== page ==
This afternoon after lunch (fried chicken with mashed potatoes, cream gravy, broccoli, salad, and corn bread) I was able to take the BCS out to the field and turned over two sections. (It was a great way to work off lunch!) I'll let the grain grow on the rest of the sections, then I'll harvest the grain on one section and turn the growth under on the other. That should make the worms happy! I think I'll have enough room to plant everything else on the two sections I turned over today. If I can, tomorrow I'll take the hiller/furrower out to the field and till a bit deeper. Maybe I will have enough time to plant the potatoes and onions. We'll see.
A customer called this morning asking for rhubarb. I was delighted to tell her I would have some, but unfortunately, it's not beg enough yet. With the late onset of Spring and the cold weather, everything is growing very slowly. I happened to water the rhubarb yesterday and it does look very good. I threw some good compost around all of the plants so hopefully they should take off.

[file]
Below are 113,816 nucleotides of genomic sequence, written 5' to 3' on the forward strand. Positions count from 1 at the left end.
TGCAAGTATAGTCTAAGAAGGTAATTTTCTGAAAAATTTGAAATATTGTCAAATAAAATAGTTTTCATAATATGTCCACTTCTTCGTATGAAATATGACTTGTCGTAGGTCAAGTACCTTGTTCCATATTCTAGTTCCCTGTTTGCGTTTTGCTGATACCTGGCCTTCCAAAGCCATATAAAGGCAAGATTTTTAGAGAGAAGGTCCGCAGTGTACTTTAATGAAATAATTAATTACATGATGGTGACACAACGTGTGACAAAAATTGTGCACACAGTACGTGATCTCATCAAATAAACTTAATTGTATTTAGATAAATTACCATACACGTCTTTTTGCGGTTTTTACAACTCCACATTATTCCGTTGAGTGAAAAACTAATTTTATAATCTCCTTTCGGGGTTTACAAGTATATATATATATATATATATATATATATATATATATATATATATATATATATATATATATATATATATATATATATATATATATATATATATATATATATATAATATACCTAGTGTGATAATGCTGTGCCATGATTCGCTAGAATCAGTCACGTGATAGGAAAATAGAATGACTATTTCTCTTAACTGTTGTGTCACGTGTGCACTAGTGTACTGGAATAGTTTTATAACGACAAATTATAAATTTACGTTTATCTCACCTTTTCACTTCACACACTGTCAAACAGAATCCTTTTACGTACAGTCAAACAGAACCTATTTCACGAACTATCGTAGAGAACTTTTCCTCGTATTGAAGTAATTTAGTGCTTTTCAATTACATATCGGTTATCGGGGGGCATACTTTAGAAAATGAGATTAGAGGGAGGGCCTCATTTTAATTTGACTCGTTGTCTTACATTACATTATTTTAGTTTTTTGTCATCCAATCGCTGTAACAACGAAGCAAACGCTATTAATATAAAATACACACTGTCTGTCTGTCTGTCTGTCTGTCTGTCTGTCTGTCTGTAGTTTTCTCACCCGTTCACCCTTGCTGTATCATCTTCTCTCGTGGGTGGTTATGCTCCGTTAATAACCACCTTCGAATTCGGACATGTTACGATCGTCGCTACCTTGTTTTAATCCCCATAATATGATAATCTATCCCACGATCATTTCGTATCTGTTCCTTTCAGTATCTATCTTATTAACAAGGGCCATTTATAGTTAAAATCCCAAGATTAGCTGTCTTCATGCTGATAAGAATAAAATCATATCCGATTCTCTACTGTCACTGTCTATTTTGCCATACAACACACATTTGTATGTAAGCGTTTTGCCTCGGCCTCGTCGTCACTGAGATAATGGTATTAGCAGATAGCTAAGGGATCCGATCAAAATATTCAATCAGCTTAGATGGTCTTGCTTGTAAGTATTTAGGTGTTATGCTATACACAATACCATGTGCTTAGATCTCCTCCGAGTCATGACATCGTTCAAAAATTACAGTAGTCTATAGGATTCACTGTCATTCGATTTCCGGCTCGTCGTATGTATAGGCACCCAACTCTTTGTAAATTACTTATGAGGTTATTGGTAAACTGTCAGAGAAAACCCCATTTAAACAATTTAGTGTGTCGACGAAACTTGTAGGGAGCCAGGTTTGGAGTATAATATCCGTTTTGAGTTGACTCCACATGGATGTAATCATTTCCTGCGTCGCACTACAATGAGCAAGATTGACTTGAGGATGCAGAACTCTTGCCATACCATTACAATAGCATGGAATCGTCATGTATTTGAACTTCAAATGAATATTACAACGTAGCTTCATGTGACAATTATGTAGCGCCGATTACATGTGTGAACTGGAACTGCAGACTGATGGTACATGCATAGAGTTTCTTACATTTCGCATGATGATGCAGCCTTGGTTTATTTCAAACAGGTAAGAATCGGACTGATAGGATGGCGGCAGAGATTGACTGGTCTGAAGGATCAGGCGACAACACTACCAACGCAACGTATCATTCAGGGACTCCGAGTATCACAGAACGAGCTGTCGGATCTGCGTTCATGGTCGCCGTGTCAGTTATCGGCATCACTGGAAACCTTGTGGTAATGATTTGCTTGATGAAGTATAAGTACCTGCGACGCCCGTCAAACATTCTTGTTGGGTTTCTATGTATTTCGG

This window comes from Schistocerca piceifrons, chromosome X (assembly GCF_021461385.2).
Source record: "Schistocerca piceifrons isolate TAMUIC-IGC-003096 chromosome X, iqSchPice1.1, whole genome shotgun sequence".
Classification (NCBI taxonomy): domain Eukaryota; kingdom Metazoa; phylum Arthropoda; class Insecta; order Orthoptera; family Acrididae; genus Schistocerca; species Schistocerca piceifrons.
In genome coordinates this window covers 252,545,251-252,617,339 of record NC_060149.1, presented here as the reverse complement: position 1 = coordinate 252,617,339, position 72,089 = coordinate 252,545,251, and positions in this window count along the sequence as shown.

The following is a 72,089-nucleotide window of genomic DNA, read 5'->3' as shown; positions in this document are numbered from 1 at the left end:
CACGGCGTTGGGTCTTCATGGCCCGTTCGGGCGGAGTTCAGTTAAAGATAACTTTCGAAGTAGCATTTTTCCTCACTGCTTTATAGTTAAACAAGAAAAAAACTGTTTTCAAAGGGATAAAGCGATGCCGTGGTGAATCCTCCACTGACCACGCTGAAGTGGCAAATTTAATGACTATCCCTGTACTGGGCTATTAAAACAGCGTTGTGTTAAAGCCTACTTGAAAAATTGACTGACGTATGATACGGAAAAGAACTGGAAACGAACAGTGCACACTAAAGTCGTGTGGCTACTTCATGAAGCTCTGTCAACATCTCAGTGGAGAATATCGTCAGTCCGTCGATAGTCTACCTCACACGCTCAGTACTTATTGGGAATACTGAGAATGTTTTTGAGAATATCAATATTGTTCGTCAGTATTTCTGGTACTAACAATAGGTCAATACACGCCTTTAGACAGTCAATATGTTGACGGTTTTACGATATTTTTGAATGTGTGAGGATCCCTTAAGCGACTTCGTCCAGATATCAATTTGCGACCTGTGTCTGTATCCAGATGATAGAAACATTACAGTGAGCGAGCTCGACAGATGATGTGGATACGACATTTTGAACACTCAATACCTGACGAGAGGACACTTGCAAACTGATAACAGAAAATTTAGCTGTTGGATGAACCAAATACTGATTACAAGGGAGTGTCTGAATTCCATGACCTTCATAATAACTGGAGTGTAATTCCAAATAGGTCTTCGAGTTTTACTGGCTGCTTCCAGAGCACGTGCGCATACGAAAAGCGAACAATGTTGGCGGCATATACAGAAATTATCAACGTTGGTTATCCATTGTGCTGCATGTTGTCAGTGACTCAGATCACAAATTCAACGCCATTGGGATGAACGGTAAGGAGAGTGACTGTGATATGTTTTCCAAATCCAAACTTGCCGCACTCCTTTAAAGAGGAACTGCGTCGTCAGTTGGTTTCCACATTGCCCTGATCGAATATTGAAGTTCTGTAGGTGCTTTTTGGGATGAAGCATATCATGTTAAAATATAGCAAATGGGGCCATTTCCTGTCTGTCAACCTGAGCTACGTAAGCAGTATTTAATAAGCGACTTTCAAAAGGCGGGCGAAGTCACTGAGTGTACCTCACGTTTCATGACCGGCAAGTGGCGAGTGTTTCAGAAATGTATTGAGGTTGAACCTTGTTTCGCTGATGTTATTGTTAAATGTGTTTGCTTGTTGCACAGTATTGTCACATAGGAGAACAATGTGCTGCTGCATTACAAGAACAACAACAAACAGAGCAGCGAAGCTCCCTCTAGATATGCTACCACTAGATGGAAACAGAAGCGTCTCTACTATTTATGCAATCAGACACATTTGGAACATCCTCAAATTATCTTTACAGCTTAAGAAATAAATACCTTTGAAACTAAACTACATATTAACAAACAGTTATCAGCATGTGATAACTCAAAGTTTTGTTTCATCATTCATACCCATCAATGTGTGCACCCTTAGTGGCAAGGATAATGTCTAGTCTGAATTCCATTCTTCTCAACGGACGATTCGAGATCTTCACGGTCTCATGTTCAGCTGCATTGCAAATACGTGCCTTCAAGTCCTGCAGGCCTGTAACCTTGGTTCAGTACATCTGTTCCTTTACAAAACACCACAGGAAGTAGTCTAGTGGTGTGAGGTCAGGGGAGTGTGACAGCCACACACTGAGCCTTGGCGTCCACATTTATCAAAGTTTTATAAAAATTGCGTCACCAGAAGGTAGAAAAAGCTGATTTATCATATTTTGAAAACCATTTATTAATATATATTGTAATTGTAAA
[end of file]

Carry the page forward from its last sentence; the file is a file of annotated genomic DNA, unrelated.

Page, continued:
I am almost done moving the compost bin -- there is only one more section to take down.
Yesterday I did some work on the herb garden by the propane tank and added a healthy layer of good compost. Planted into the compost I added many more seeds of Honesty, Holy Basil, German Chamomile, more oregano, salad burnet, and sage, edible Chrysanthemum, more lemon balm, and statice. That little garden should look fantastic by the end of the summer.
I brought the black cohosh and goldenseal plants up from the basement and put them under the trees. There is no sign of the blood root though, but I think that is a very slow germinator.
My Willamette and Cascade hops are looking very nice. I really have to decide where I will put them. I am tempted to keep them by the house to act as a shade screen; I will be better able to water them there and I won't worry so much about thieves stealing them. On the other hand, it would be nice to take one of the field sections and turn it into a little hop yard. I'll think about it.
Boy, the bugs are bad! I am really chewed up, but I have to say that they really didn't drive me crazy. Maybe it was wearing that new field hat. Looks like the beaver came and got his wood -- those nice posts are chewed down to about 4' each and the skid trail down to the creek is well marked. Maybe he remembers how I took his post last year!
The gooseberries, currants, raspberries, and even the wild strawberries are looking great. Let's hope we get to pick some this year!